Jene Newsome understood the military's policy of "don't ask, don't tell" and she followed it without a problem. The 1993 policy does not discriminate against gays and lesbians in the military, it only asks that they keep it quiet.
For Newsome the military found out from the Rapid City police department, when they saw a marriage license from Iowa, Iowa is one of the states that allows same-sex marriages. The police then reported their sighting to the the Ellsworth Air Force Base.
Jene Newsome was honorably discharged from the Air Force when they found out. "I played by 'don't ask, don't tell,"' Newsome
told The Associated Press.
The Rapid City Police Department in South Dakota went to Newsome's home to serve an arrest warrant on her partner. They claimed that Newsome would not cooperate when they arrived at her home. Newsome was not willing to leave work to help the police find her partner. They claimed to have seen the license through the kitchen window on the table. The two women had been married a month earlier, in October of 2009. It was then that they reported their findings to base.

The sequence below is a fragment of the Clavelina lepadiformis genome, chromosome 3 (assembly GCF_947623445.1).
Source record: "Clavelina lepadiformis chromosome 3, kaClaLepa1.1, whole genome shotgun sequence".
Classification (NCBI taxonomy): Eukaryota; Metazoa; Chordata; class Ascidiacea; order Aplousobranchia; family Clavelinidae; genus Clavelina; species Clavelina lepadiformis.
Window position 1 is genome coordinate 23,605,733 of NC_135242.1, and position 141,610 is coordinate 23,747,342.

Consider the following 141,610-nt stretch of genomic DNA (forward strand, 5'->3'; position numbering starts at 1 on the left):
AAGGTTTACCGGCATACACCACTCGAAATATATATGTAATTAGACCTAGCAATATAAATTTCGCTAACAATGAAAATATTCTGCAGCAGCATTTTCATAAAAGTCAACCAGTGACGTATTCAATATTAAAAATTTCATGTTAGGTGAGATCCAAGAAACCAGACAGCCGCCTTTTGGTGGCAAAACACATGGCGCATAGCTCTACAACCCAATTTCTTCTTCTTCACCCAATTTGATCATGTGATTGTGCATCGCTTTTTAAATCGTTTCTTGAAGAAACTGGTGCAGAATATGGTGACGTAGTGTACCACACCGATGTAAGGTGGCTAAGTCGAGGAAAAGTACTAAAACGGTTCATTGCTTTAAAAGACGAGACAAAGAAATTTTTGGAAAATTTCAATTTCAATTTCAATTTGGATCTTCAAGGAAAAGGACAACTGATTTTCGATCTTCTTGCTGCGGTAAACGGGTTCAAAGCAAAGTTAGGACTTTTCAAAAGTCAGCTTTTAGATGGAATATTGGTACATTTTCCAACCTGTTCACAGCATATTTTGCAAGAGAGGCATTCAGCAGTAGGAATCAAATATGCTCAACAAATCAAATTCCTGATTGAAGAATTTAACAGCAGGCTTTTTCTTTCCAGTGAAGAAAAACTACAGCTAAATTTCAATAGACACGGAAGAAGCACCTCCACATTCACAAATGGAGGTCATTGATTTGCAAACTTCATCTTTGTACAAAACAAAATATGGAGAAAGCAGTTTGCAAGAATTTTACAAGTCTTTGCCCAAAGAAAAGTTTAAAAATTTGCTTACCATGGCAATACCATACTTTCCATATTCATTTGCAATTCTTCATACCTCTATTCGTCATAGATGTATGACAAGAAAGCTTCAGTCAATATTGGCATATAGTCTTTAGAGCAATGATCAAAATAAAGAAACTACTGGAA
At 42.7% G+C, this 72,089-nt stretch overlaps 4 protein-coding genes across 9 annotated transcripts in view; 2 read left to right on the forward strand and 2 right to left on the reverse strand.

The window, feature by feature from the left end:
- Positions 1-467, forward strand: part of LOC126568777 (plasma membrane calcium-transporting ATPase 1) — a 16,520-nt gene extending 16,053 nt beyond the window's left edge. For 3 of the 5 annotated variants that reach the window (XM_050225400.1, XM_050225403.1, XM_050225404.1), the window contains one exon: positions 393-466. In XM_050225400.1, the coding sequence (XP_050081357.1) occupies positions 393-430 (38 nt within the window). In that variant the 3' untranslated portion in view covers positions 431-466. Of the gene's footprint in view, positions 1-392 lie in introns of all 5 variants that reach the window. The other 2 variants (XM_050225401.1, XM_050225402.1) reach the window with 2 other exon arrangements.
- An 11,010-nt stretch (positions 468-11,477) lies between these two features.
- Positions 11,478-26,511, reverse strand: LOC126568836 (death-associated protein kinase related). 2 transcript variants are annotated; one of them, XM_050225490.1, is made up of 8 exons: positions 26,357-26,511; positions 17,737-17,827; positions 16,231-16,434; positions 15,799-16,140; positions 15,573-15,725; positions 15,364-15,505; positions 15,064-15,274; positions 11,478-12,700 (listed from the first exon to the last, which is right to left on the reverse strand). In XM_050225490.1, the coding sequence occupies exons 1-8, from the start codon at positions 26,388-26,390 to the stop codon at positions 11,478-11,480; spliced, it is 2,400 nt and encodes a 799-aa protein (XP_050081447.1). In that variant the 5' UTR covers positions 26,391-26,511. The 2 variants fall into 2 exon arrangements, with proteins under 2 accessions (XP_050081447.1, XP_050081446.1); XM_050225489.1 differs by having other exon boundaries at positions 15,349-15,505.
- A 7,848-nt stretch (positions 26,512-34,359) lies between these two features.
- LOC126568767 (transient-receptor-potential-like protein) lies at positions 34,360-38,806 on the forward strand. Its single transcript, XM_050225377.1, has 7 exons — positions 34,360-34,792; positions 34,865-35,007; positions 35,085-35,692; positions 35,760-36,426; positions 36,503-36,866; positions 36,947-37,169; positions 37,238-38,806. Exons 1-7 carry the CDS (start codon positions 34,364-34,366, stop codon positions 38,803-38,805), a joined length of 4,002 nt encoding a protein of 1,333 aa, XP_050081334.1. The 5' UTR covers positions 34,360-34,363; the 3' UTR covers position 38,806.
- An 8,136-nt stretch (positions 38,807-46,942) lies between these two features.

Chief of Police, Steve Allender
, issued a statement saying, "It's an emotional issue and it's unfortunate that Newsome lost her job, but I disagree with the notion that our department might be expected to ignore the license, or not document the license, or withhold it from the Air Force once we did know about it. It was a part of the case, part of the report and the Air Force was privileged to the information."
Newsome and the ACLU of South Dakota filed a complaint in February citing that the police department had no reason to tell the military. Newsome contends that she didn't know where in the house the license was, and she feels that the police were retaliating for her not being willing to help them.
According to Robert Doody
, executive director of the ACLU South Dakota, "This information was intentionally turned over because of 'don't ask, don't tell' and to out Jene so that she would lose her military status." The ACLU is focusing its complaint on the police department, not the military, and Newsome said she and her attorney have not yet decided on whether to file a lawsuit. Doody continued, "The 'don't ask, don't tell' piece is important and critical to this, but also it's a police misconduct case."
Since 1994, 13,500 service members have been discharged under the "don't ask, don't tell" policy. Roughly 80% of those come from servicemen and women who out themselves.